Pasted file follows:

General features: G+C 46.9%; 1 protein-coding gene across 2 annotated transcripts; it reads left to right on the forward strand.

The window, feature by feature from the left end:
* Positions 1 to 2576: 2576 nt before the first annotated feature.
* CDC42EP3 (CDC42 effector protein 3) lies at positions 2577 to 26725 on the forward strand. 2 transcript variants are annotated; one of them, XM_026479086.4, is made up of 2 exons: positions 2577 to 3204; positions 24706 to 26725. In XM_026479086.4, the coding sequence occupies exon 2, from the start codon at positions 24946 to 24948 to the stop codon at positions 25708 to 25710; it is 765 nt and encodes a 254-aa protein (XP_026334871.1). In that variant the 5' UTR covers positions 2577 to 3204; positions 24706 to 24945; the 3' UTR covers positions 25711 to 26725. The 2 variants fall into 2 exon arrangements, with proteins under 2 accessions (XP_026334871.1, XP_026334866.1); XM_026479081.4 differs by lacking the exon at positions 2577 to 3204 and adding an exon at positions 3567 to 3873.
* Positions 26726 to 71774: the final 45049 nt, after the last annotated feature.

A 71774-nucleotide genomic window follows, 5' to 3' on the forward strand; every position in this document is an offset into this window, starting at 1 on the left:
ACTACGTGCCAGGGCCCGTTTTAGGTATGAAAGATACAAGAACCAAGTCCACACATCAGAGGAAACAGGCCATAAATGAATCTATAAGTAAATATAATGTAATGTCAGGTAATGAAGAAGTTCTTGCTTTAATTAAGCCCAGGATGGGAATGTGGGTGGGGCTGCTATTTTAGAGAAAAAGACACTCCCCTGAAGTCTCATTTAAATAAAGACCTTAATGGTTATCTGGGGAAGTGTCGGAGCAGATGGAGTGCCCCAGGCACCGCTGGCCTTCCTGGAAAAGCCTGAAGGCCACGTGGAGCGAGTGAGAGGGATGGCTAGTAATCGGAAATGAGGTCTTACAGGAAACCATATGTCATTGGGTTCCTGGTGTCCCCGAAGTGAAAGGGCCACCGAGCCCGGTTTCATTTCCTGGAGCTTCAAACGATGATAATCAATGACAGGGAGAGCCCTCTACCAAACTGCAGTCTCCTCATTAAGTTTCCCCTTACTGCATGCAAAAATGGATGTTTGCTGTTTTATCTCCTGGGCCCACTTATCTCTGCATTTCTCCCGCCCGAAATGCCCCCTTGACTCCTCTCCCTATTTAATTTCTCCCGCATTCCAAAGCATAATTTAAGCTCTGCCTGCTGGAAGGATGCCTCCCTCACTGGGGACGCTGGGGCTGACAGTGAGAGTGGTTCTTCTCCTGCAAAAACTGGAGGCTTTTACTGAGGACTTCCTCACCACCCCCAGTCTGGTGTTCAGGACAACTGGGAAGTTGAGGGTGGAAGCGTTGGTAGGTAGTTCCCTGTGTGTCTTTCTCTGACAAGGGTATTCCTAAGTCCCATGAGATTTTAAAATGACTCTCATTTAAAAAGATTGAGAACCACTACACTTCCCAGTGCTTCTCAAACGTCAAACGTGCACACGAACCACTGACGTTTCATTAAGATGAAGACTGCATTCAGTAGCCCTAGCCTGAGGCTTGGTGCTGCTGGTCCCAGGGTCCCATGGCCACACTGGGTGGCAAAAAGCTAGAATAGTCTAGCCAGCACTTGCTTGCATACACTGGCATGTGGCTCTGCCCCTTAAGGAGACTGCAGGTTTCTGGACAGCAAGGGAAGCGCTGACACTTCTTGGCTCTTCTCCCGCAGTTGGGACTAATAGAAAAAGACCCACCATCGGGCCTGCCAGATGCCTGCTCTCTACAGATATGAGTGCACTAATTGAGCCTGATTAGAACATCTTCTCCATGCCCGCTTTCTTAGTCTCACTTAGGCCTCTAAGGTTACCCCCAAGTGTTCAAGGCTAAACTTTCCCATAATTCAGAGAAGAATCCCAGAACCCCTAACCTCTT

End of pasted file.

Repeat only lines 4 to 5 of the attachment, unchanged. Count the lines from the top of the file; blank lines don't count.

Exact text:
* CDC42EP3 (CDC42 effector protein 3) lies at positions 2577 to 26725 on the forward strand. 2 transcript variants are annotated; one of them, XM_026479086.4, is made up of 2 exons: positions 2577 to 3204; positions 24706 to 26725. In XM_026479086.4, the coding sequence occupies exon 2, from the start codon at positions 24946 to 24948 to the stop codon at positions 25708 to 25710; it is 765 nt and encodes a 254-aa protein (XP_026334871.1). In that variant the 5' UTR covers positions 2577 to 3204; positions 24706 to 24945; the 3' UTR covers positions 25711 to 26725. The 2 variants fall into 2 exon arrangements, with proteins under 2 accessions (XP_026334871.1, XP_026334866.1); XM_026479081.4 differs by lacking the exon at positions 2577 to 3204 and adding an exon at positions 3567 to 3873.
* Positions 26726 to 71774: the final 45049 nt, after the last annotated feature.